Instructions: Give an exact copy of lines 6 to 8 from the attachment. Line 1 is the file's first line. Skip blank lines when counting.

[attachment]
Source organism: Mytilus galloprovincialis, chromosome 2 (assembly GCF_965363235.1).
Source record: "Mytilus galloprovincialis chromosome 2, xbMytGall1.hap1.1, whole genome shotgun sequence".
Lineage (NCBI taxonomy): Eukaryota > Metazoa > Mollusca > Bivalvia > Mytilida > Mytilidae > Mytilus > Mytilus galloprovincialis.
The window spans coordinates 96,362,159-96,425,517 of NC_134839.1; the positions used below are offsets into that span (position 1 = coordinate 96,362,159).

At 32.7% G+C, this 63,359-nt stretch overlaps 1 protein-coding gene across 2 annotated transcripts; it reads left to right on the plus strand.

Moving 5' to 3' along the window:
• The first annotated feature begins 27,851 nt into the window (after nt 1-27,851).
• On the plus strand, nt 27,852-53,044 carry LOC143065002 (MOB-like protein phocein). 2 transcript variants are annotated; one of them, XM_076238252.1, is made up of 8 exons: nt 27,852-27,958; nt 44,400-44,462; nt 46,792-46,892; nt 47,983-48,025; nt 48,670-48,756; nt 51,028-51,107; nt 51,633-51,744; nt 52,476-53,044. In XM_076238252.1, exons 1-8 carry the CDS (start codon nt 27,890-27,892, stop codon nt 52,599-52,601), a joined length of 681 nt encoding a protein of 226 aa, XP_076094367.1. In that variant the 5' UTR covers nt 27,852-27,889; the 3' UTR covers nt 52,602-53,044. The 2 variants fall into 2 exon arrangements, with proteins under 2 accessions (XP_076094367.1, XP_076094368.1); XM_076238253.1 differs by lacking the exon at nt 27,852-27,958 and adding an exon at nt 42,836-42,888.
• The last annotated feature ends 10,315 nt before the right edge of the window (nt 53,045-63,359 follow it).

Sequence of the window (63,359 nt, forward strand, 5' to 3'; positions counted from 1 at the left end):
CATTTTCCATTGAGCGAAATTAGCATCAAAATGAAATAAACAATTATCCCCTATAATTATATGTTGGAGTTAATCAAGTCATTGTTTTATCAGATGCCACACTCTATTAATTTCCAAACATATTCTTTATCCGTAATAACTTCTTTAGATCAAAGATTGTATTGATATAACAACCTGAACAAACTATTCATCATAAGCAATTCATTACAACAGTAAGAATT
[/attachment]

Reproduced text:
Moving 5' to 3' along the window:
• The first annotated feature begins 27,851 nt into the window (after nt 1-27,851).
• On the plus strand, nt 27,852-53,044 carry LOC143065002 (MOB-like protein phocein). 2 transcript variants are annotated; one of them, XM_076238252.1, is made up of 8 exons: nt 27,852-27,958; nt 44,400-44,462; nt 46,792-46,892; nt 47,983-48,025; nt 48,670-48,756; nt 51,028-51,107; nt 51,633-51,744; nt 52,476-53,044. In XM_076238252.1, exons 1-8 carry the CDS (start codon nt 27,890-27,892, stop codon nt 52,599-52,601), a joined length of 681 nt encoding a protein of 226 aa, XP_076094367.1. In that variant the 5' UTR covers nt 27,852-27,889; the 3' UTR covers nt 52,602-53,044. The 2 variants fall into 2 exon arrangements, with proteins under 2 accessions (XP_076094367.1, XP_076094368.1); XM_076238253.1 differs by lacking the exon at nt 27,852-27,958 and adding an exon at nt 42,836-42,888.